Social Media in Academia (1): Introduction

Most academics use some form of social media in their private lives. I have never been a big fan of using social media for personal interaction; I seem to be one of a rapidly vanishing minority who do not have a Facebook or Instagram account. However, I have embraced social media in my professional life and was therefore keen to introduce my colleagues to the topic, both at Middlesex (see Fostering research impact through social media) and at CYGNA (see CYGNA: Building your academic brand through social media).

At our CYGNA meeting Meg Hsin-Hsuan Lee (ESCP Business School London) provided us with an interesting social media survival guide for academics. Meg's research on digital marketing includes a strong interest in the use of social media by CEOs. Although Meg is not an avid social media user herself, she did a great job in applying her research to academia. Her matrix above of different ways to engage with social media was particularly useful as it shows that there is not "one best way". In the last couple of years I seem to have moved from being an analyst to being a thought leader. That sounds good doesn't it?

I have used social media actively in a professional context for the last 5 years and have given quite a few presentations at Middlesex and other universities on the “how and why” of using social media in academia. One of them was even recorded and can be watched here: Fostering research impact through social media. I have also run several hands-on "social media clinics" where I discuss the various social media options in detail and help academics to improve their own profiles. The presentations and notes for the clinics formed the basis for this blogpost series.

Please note: These posts are written from the perspective of a research-active academic and focus mostly about sharing (news about) your research. Google Scholar Profiles and ResearchGate tend to focus on mainly on research output. However, LinkedIn, Twitter and blogs can also be useful to share news about any other aspects of your academic job.

What are the benefits of using social media?

The ESRC offers an excellent guide to social media in academia. As they indicated social media allows you to:

  • promote your research and increase its visibility
  • communicate directly and quickly with others who have an interest in your research
  • develop new relationships and build networks
  • reach new audiences, both within and outside academia
  • seek and give advice and feedback
  • generate ideas
  • share information and links (e.g. journal articles and news items)
  • keep up-to-date with the latest news and developments, and forward it to others instantly
  • follow and contribute to discussions on events (e.g. conferences that you can't get to in person)
  • express who you are as a person.

What are the most relevant social media outlets in academia?

There are well over a dozen social media options that can be used in a professional context. However, the following five are the ones that I believe are most relevant to most academics. I will discuss each of them in turn in upcoming posts and will provide a comparison of their key features in the next installment.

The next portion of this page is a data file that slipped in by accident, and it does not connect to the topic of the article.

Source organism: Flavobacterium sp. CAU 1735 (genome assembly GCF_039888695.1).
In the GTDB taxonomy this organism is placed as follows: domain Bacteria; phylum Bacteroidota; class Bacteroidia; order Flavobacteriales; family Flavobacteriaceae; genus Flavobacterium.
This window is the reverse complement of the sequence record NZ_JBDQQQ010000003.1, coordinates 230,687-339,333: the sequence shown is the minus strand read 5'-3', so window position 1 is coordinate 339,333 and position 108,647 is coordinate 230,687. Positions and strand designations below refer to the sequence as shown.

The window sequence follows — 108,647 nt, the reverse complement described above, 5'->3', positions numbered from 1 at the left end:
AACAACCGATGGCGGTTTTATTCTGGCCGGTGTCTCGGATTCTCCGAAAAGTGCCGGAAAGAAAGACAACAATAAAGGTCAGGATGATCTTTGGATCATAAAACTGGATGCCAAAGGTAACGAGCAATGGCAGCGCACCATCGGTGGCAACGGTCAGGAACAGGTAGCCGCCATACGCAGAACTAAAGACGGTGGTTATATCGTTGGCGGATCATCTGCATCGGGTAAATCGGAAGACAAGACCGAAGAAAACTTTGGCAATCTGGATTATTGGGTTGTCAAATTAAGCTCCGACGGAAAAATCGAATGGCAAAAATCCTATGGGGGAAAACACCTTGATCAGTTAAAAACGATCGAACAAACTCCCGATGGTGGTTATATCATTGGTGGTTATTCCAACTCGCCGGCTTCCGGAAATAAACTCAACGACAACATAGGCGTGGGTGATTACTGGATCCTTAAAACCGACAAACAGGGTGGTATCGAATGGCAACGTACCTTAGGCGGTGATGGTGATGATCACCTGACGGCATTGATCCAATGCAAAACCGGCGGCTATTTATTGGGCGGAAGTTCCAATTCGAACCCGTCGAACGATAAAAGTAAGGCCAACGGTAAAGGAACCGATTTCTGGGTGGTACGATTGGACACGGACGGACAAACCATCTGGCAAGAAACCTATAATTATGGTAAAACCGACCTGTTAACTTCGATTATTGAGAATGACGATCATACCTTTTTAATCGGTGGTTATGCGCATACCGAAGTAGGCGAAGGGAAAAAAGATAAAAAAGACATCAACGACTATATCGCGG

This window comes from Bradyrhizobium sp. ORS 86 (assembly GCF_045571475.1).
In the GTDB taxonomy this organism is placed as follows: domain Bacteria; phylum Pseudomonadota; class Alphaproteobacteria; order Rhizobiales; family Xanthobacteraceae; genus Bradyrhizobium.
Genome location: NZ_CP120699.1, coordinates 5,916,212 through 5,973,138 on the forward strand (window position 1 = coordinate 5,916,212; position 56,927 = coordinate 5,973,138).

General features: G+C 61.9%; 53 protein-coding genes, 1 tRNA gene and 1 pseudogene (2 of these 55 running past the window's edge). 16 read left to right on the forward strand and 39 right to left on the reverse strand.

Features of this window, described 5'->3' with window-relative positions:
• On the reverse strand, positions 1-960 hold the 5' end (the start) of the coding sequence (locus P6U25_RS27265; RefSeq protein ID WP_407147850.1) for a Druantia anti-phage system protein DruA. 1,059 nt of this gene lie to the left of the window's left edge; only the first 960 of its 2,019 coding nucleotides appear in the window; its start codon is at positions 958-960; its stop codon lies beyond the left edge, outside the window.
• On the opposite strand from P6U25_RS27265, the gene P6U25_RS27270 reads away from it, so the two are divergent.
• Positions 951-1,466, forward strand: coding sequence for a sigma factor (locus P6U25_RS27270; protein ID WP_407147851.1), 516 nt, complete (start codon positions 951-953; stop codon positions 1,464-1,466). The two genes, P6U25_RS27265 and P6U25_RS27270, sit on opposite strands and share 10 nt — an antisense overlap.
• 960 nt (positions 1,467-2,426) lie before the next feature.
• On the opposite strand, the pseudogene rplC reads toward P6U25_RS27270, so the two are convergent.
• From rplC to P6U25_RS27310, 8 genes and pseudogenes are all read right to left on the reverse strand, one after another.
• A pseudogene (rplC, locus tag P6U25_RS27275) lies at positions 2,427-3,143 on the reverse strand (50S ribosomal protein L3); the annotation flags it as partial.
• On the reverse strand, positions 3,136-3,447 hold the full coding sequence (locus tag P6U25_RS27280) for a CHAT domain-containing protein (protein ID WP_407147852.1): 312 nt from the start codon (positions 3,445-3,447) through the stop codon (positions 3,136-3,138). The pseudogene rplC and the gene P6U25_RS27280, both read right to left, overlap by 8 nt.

1. Google Scholar Profiles, not strictly speaking a form of social media as there is limited scope for interaction beyond following an academic's updates, but an essential online CV, covering all your publications and their citations. Since version 5 and 6 Publish or Perish also allows searching Google Scholar Profiles, which instantly gives you all of PoP's handy metrics for your Google Scholar profile. For more detail see: Social Media in Academia (3): Google Scholar Profiles.
  2. LinkedIn profile, very useful to present your basic CV online and connect with other academics (and non-academics!). You can also write up news stories and share resources with your followers. I find it a very useful venue to share my blogposts as it draws a slightly different audience than my Twitter account. The latter is followed predominantly by academics in bibliometrics rather than by academics in my home discipline of International Management. For more detail see: Social Media in Academia (4): LinkedIn.
  3. ResearchGate, another online platform that allows you to list your publications (with full-text where possible) and define research projects. You can also follow other academics, ask questions and request full-text versions of papers. Just be careful to adjust your email alert settings so that you only receive those that are actually meaningful to you or you'll be inundated with irrelevant emails. For more detail see: Social media in Academia (5): ResearchGate.
  4. Twitter, a micro-blogging site. Initially I thought Twitter was utterly stupid, only useful for celebrities and people concerned with each others' breakfasts. However, after using it for a while I have found it a very useful means to keep up-to-date with academic news and share your own (and your colleagues') work and achievements. For more detail see: Social Media in Academia (6): Twitter.
  5. Blogging. As you can see I have embraced this outlet with gusto, posting regularly in the following ten categories: Academia Behind the Scenes, Academic Etiquette, Classic Papers, Conferences, CYGNA, From my Inbox, Positive Academia, Publish or Perish Tips, Research Focus, and That's Interesting. However, if starting your own blog sounds like too much work, you can also guest post on other blogs. For more detail see: Social media in Academia (7): Blogging.

 GO TO PART 2: Social media in Academia (2): Comparing the options >>>

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